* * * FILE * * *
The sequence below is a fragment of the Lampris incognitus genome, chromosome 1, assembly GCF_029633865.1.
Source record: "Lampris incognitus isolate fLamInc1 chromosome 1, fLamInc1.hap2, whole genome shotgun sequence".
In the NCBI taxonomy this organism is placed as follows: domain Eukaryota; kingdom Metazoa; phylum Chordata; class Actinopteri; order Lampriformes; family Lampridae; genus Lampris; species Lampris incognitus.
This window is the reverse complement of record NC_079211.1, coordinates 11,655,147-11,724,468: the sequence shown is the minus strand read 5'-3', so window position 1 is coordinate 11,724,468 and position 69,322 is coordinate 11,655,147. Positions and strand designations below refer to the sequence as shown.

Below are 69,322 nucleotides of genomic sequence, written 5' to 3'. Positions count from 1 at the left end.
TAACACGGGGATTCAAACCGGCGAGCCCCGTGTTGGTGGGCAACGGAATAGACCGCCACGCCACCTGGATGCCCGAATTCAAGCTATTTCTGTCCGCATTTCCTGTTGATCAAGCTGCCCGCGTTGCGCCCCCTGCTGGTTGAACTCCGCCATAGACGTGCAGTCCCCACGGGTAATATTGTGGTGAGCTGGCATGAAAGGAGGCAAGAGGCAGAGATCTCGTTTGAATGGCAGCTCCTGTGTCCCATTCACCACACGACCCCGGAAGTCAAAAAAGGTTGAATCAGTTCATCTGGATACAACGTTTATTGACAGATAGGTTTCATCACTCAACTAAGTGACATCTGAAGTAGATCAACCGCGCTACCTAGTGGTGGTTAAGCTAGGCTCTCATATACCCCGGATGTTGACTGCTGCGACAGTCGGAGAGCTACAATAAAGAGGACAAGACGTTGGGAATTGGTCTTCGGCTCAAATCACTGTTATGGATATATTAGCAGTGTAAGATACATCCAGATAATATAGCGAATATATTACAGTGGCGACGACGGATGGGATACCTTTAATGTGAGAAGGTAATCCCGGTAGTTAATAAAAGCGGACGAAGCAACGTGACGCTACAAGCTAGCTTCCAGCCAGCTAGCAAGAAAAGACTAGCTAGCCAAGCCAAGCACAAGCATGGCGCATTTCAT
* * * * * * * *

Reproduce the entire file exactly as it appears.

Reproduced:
The sequence below is a fragment of the Lampris incognitus genome, chromosome 1, assembly GCF_029633865.1.
Source record: "Lampris incognitus isolate fLamInc1 chromosome 1, fLamInc1.hap2, whole genome shotgun sequence".
In the NCBI taxonomy this organism is placed as follows: domain Eukaryota; kingdom Metazoa; phylum Chordata; class Actinopteri; order Lampriformes; family Lampridae; genus Lampris; species Lampris incognitus.
This window is the reverse complement of record NC_079211.1, coordinates 11,655,147-11,724,468: the sequence shown is the minus strand read 5'-3', so window position 1 is coordinate 11,724,468 and position 69,322 is coordinate 11,655,147. Positions and strand designations below refer to the sequence as shown.

Below are 69,322 nucleotides of genomic sequence, written 5' to 3'. Positions count from 1 at the left end.
TAACACGGGGATTCAAACCGGCGAGCCCCGTGTTGGTGGGCAACGGAATAGACCGCCACGCCACCTGGATGCCCGAATTCAAGCTATTTCTGTCCGCATTTCCTGTTGATCAAGCTGCCCGCGTTGCGCCCCCTGCTGGTTGAACTCCGCCATAGACGTGCAGTCCCCACGGGTAATATTGTGGTGAGCTGGCATGAAAGGAGGCAAGAGGCAGAGATCTCGTTTGAATGGCAGCTCCTGTGTCCCATTCACCACACGACCCCGGAAGTCAAAAAAGGTTGAATCAGTTCATCTGGATACAACGTTTATTGACAGATAGGTTTCATCACTCAACTAAGTGACATCTGAAGTAGATCAACCGCGCTACCTAGTGGTGGTTAAGCTAGGCTCTCATATACCCCGGATGTTGACTGCTGCGACAGTCGGAGAGCTACAATAAAGAGGACAAGACGTTGGGAATTGGTCTTCGGCTCAAATCACTGTTATGGATATATTAGCAGTGTAAGATACATCCAGATAATATAGCGAATATATTACAGTGGCGACGACGGATGGGATACCTTTAATGTGAGAAGGTAATCCCGGTAGTTAATAAAAGCGGACGAAGCAACGTGACGCTACAAGCTAGCTTCCAGCCAGCTAGCAAGAAAAGACTAGCTAGCCAAGCCAAGCACAAGCATGGCGCATTTCAT